Remarkably, a full week after The Guardian carried Ackerman’s revelations, none has been picked up by U.S. “mainstream” newspapers. Not the New York Times, the Wall Street Journal, the Washington Post – not even The Hill.

I agree with VIPS that this too is a big shame. Then again, real journalism and real democracy are either dead or dying in the USA, and this is one more bit of evidence.

4. Yuge Trickle-Down Economics

The fourth item is by Robert Reich on his site:

This starts as follows:

Donald Trump poses as a working-class populist, but about his new economic plan would be a gusher for the wealthy. And almost nothing will trickle down to anyone else.

He’d knock down the top tax rate on businesses from 35 percent to 15 percent, thereby richly rewarding the investor class.

He’d cut taxes the top tax rate on the wealthy from 39.6 percent to 33 percent, another boon to the top.  

He’d eliminate the estate tax – now paid by a relative handful of families whose net worth exceeds $5.5 million.

Not incidentally, this is an especial windfall for the Trump family. If Trump is worth as much as he says, his heirs would get a tax break of $4 billion to $7 billion.

He’d let global corporations pay just a 10 percent tax rate on untaxed offshore profits – another mammoth gift to big shareholders.

So this is a survey of Trump's economical ideas, that seem supported by many of the - I am sorry, but it is the truth, according to me - most stupid and the poorest Americans, whom he successfully deceives.

As to trickle-down economics: It is all a big lie that is now misleading and deceiving people for 35 years:

Both Ronald Reagan and George W. Bush tried supply-side “trickle-down” economics. We should have learned two lessons.

First, nothing trickles down. The giant tax cuts on the wealthy enacted by Reagan in the 1980s and Bush in the 2000s enriched those at the top – but the wages of the bottom 60 percent went nowhere. 

Second, such tax cuts produce giant budget deficits. Under Reagan and George H.W. Bush, the federal budget deficit exploded. It took Bill Clinton’s administration (of which I was proud to have been a member) to get the budget back in some semblance of balance.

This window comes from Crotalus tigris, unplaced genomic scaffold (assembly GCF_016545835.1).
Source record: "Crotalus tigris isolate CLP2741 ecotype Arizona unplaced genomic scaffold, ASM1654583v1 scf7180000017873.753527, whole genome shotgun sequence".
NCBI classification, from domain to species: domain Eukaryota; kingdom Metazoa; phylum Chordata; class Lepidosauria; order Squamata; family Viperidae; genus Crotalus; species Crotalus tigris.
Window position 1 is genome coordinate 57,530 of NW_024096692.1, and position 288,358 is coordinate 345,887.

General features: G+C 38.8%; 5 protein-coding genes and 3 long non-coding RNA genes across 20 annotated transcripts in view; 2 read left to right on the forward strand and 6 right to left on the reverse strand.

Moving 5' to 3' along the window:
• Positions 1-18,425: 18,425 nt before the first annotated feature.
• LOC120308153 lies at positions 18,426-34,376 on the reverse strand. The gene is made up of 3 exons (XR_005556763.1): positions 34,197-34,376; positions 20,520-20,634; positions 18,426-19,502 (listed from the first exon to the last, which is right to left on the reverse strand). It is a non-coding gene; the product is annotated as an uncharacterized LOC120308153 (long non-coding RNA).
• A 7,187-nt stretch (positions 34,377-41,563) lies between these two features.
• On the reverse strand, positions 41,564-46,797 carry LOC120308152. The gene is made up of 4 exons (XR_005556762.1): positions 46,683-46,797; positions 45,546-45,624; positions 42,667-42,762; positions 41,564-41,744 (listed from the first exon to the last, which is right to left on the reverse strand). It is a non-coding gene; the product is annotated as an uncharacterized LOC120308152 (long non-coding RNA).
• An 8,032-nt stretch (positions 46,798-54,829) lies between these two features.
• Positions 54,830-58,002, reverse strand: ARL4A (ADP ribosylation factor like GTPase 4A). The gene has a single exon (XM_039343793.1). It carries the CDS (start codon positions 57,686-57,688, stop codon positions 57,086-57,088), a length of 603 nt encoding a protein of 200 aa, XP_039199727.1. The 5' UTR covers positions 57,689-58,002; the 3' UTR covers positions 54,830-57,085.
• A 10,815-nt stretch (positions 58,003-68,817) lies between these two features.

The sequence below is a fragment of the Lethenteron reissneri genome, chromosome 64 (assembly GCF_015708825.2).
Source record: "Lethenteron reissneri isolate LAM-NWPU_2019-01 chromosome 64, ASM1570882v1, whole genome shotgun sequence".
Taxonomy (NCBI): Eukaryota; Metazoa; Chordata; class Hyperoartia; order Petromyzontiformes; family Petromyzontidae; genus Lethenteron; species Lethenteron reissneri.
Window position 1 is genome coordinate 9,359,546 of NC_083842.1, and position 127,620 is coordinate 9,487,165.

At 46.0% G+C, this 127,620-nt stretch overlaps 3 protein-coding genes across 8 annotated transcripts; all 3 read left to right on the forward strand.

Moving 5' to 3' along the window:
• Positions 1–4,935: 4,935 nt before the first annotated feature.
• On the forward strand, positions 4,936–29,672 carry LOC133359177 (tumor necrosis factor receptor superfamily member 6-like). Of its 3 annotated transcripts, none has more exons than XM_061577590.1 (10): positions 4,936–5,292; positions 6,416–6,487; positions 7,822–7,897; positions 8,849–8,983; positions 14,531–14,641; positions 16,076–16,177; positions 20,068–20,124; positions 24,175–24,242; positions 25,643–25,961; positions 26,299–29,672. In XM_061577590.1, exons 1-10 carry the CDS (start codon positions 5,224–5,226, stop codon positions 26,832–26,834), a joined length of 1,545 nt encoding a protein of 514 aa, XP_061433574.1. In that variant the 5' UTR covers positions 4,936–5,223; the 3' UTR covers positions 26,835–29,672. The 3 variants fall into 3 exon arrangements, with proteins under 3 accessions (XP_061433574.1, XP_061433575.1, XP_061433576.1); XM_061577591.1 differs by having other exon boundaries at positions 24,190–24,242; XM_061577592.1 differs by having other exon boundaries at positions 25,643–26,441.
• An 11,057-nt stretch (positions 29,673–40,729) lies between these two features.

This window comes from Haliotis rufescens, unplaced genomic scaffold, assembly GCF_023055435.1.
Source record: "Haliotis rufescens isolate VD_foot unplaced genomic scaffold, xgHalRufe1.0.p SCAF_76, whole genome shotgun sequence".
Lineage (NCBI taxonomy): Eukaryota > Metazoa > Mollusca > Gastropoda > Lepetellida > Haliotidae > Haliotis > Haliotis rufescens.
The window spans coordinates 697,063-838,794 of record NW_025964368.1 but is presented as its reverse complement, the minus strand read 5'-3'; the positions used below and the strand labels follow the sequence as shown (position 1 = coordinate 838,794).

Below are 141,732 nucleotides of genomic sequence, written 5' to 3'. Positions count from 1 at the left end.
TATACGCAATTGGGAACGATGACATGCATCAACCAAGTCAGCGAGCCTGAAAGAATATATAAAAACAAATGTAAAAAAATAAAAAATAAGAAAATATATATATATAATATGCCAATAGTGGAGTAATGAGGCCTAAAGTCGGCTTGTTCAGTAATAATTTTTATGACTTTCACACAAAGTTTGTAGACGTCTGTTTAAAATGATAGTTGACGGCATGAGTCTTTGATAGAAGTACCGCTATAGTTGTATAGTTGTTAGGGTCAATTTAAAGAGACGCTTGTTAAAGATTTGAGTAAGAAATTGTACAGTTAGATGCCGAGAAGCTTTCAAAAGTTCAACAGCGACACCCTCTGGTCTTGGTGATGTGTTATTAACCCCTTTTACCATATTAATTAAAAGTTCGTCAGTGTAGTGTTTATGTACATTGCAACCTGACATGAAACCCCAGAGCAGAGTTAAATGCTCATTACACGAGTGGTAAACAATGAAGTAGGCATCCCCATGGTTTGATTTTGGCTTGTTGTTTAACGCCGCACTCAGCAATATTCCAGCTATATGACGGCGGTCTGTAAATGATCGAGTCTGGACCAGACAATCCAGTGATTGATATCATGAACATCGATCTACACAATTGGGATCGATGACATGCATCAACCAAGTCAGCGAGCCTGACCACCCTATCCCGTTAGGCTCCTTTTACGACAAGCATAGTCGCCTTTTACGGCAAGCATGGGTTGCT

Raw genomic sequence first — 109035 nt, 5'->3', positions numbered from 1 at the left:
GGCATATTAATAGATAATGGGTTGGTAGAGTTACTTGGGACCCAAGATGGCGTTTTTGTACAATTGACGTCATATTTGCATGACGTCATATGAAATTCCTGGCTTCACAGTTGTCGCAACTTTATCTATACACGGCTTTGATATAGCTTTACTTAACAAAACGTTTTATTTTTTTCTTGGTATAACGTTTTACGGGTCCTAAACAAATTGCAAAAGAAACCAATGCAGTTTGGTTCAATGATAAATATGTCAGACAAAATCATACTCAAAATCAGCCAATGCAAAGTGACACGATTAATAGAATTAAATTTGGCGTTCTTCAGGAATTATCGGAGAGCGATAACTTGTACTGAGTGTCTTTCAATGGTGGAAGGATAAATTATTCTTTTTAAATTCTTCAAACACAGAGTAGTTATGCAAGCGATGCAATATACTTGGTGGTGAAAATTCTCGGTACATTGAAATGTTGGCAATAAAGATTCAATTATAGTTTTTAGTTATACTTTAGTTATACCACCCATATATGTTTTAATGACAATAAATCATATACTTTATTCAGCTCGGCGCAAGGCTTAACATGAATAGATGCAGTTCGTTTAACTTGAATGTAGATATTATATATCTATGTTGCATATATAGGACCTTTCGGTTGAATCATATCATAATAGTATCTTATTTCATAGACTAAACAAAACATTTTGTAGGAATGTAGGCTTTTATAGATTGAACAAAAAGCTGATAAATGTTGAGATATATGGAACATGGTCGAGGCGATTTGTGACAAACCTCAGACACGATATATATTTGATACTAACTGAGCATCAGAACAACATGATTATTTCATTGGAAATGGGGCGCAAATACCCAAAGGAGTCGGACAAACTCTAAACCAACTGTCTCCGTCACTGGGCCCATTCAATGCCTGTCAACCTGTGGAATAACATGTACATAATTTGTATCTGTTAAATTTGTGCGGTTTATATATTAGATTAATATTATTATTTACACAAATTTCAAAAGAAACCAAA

Then, under George W. Bush, what happened? The deficit exploded again.  

Trump would do all this on a far grander scale.
This ends as follows (quite correctly):

Oh, and Trump also wants to scrap many environmental, health, and safety regulations. He says this will further stimulate growth.

It’s another form of trickle-down nonsense. Even if we could get more growth by scrapping such regulations, growth isn’t an end in itself. The goal is a higher standard of living for most Americans.
(...)

Trickle-down economics has proven itself a cruel hoax. It’s cruel because it rewards people at the top who least need it and hurts those below who are in greatest need. It’s a hoax because nothing trickles down.

Trump’s “yuge” trickle-down economics would be an even bigger bamboozle.

There is more in the original article, that is recommended.

5. Discouraging Protest Vote, Sanders Says: Elect Clinton—Then Mobilize

The fifth and last item today is by Lauren McCauley on Common Dreams:

This is from near the beginning: Sanders is speaking sense to - it seems - quite a few of his followers, who believe voting for Clinton would somehow soil their own values, and that - "therefore" - intend to vote for Jill Stein (who will not win the presidency, but who might give it to Trump if she and Johnson can take away sufficiently many votes from Clinton):

Sanders said that he understands that voters are "not enamored" with their choices, but emphasized the importance of looking "at the issues."